Friday, March 17, 2006

Port Security: 0 War: 67 Billion

Back when the DPW ports deal was still on the table, congressional GOP members were howling as loudly as anyone about the safety and security of American ports. Senate Majority Leader Bill Frist said,
News that a Middle-East based firm is seeking to purchase the operating rights to several U.S. ports raise serious questions regarding the safety and security of our homeland.

I'm not against foreign ownership, but my main concern is national security.
Really, Bill?

Well, if anyone had doubts that Frist and the rest of the howlers were perhaps a little less than genuine, that perhaps this putative concern was meant mostly to grandstand and demonstrate serious resolved in the face of what they described as a cavalier attitude toward homeland security, those doubts would likely be dismissed by news that the Republican controlled Congress has just defeated a Democratic amendment that would increase funding for port security.

There appears now to be no doubt that GOP intransigence on the DPW ports deal was nothing but a puppet show:
The U.S. House of Representatives on Thursday easily approved $91.9 billion that President George W. Bush President George W. Bush sought for the wars in Iraq and Afghanistan and for Gulf Coast hurricane relief, even as lawmakers voiced doubts about the efforts. The emergency spending bill also contained language barring a state-owned Arab company, Dubai Ports World, from managing American ports.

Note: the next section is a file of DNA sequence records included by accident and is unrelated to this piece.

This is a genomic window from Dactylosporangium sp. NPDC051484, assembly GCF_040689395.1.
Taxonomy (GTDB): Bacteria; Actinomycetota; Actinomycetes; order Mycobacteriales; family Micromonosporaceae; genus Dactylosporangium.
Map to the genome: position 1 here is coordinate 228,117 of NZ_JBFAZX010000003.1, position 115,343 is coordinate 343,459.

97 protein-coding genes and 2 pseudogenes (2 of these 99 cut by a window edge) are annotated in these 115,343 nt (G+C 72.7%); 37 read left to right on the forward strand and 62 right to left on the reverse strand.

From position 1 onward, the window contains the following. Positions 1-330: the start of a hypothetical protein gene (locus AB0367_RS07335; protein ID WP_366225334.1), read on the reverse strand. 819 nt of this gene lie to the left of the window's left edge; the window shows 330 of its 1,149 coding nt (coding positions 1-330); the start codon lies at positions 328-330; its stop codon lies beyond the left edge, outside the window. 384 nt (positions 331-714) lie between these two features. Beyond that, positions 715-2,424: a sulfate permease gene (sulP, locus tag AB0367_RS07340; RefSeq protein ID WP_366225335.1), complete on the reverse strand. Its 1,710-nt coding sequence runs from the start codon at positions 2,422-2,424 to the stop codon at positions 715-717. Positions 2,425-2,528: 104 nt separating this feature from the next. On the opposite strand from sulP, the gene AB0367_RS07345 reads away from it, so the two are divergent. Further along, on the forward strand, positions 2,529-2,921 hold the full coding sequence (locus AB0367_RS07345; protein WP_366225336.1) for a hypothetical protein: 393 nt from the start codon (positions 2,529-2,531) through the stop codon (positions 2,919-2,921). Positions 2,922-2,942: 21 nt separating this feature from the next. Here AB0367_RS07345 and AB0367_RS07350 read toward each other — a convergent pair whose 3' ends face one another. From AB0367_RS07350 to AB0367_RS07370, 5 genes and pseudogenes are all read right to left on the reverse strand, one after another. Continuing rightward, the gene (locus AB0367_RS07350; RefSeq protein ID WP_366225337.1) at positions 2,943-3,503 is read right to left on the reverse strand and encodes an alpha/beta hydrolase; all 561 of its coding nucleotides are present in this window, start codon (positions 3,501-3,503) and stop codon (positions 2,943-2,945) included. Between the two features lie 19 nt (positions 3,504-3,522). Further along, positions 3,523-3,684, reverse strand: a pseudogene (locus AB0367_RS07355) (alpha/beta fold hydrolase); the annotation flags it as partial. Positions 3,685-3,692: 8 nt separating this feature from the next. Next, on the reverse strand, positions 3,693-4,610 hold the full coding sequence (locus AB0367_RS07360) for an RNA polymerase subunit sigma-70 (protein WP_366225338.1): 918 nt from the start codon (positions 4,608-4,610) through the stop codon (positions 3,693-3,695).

Republicans barely defeated a push by Democrats to add $1.23 billion to tighten security at U.S. ports and for other homeland security initiatives....
Actual port security initiatives that might do something: $1.23 billion
Making a lot of noise about an Arab company running American ports: priceless

There were a few other tidbits tucked away in this bill and the efforts surrounding its passage, such as the GOP effort to strip Gulf Coast hurricane relief, which some claimed would "hamper the recovery effort." Yes, hamper the recovery effort. Specious reasoning was not provided. Perhaps Republican lawmakers were worried that, with another billion in contracts up for grabs, Halliburton would misemploy itself to further abuse of that money.

But no, that can't be it because House Republicans also defeated another Democratic amendment to the bill that would have barred Halliburton from seeking any new government contracts while under investigation for alleged contract abuse (Halliburton is generally known by the generic term, defense contractors under investigation for contract abuse). Republicans claimed that interrupting Halliburton's ability to fuck over American taxpayers would "interrupt the flow of food, transportation and other services the company supplies to U.S. forces."


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